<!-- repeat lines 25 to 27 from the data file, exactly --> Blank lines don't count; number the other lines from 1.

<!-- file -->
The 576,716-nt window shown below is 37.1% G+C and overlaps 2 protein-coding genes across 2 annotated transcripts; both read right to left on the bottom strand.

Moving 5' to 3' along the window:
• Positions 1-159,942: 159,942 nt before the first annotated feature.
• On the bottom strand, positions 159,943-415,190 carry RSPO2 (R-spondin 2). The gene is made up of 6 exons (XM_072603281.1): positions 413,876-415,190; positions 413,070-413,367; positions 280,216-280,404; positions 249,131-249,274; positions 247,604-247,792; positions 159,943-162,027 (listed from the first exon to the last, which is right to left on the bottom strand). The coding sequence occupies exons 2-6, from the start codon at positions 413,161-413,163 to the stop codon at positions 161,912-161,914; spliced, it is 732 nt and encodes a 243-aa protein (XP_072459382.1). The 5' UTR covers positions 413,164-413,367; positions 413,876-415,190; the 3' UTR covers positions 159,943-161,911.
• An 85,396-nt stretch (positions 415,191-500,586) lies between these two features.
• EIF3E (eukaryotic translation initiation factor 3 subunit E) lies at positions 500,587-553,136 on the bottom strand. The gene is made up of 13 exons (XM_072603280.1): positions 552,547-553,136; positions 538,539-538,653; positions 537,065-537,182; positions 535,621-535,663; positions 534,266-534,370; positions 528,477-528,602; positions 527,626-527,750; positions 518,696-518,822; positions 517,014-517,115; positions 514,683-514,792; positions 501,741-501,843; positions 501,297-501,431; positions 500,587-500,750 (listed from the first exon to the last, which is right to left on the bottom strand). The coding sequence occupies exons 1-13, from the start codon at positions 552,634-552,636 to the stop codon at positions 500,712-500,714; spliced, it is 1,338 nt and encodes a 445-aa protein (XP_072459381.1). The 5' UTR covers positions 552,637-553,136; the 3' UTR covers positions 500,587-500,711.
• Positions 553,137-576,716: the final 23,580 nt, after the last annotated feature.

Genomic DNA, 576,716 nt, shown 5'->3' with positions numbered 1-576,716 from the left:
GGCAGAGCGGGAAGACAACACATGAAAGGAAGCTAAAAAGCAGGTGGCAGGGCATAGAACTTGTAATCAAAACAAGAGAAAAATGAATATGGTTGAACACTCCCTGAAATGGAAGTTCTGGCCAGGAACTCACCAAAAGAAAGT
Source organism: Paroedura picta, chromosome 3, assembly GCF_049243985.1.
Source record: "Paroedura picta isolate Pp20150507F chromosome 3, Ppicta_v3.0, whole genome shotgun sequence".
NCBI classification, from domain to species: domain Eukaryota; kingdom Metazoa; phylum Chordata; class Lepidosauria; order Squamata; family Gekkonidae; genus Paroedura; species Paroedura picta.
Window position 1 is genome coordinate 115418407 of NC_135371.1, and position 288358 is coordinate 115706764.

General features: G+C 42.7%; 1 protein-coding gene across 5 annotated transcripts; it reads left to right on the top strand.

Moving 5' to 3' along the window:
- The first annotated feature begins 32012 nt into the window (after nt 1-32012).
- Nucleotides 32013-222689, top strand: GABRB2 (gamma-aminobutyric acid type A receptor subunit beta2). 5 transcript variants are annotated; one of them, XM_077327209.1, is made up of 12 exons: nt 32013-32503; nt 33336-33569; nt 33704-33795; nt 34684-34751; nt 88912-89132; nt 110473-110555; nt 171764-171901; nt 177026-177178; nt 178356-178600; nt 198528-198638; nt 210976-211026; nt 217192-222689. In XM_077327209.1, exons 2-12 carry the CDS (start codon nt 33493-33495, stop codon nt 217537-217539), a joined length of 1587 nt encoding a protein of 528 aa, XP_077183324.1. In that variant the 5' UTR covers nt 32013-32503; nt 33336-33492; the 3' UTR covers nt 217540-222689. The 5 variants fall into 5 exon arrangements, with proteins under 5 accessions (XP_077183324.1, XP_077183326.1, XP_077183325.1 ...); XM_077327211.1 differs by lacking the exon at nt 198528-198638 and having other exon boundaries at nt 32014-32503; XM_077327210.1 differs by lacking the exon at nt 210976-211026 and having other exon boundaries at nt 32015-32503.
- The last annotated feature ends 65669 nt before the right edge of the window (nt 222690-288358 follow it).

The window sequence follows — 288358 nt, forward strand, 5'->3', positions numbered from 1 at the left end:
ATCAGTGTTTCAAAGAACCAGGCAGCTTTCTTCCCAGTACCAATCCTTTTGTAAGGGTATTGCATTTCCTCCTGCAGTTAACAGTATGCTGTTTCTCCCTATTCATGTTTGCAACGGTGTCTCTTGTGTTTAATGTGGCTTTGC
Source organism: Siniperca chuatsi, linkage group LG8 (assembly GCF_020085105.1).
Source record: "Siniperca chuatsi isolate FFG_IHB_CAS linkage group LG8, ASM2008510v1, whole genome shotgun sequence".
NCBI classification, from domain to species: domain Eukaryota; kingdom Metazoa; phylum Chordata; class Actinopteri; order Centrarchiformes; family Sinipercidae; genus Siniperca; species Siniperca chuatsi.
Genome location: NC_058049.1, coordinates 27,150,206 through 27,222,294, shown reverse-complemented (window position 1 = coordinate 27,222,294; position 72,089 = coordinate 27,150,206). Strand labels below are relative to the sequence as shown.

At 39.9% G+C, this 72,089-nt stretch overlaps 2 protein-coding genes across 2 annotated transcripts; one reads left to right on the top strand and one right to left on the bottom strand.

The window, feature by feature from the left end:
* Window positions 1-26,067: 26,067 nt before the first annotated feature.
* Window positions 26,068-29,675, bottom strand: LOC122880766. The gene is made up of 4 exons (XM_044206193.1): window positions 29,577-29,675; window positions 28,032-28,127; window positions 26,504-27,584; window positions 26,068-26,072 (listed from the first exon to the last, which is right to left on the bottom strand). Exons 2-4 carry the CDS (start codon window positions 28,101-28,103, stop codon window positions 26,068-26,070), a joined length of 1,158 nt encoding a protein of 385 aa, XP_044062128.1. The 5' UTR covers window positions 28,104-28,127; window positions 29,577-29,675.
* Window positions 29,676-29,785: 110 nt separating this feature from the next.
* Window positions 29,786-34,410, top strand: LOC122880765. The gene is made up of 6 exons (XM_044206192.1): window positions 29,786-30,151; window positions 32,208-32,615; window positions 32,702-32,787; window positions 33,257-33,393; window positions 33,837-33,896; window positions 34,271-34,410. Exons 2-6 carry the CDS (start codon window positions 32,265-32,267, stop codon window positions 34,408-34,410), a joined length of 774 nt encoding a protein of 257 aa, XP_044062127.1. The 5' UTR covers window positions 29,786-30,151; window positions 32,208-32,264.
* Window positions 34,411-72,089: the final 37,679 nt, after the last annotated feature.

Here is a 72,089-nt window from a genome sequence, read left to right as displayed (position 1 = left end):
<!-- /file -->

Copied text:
At 39.9% G+C, this 72,089-nt stretch overlaps 2 protein-coding genes across 2 annotated transcripts; one reads left to right on the top strand and one right to left on the bottom strand.

The window, feature by feature from the left end:
* Window positions 1-26,067: 26,067 nt before the first annotated feature.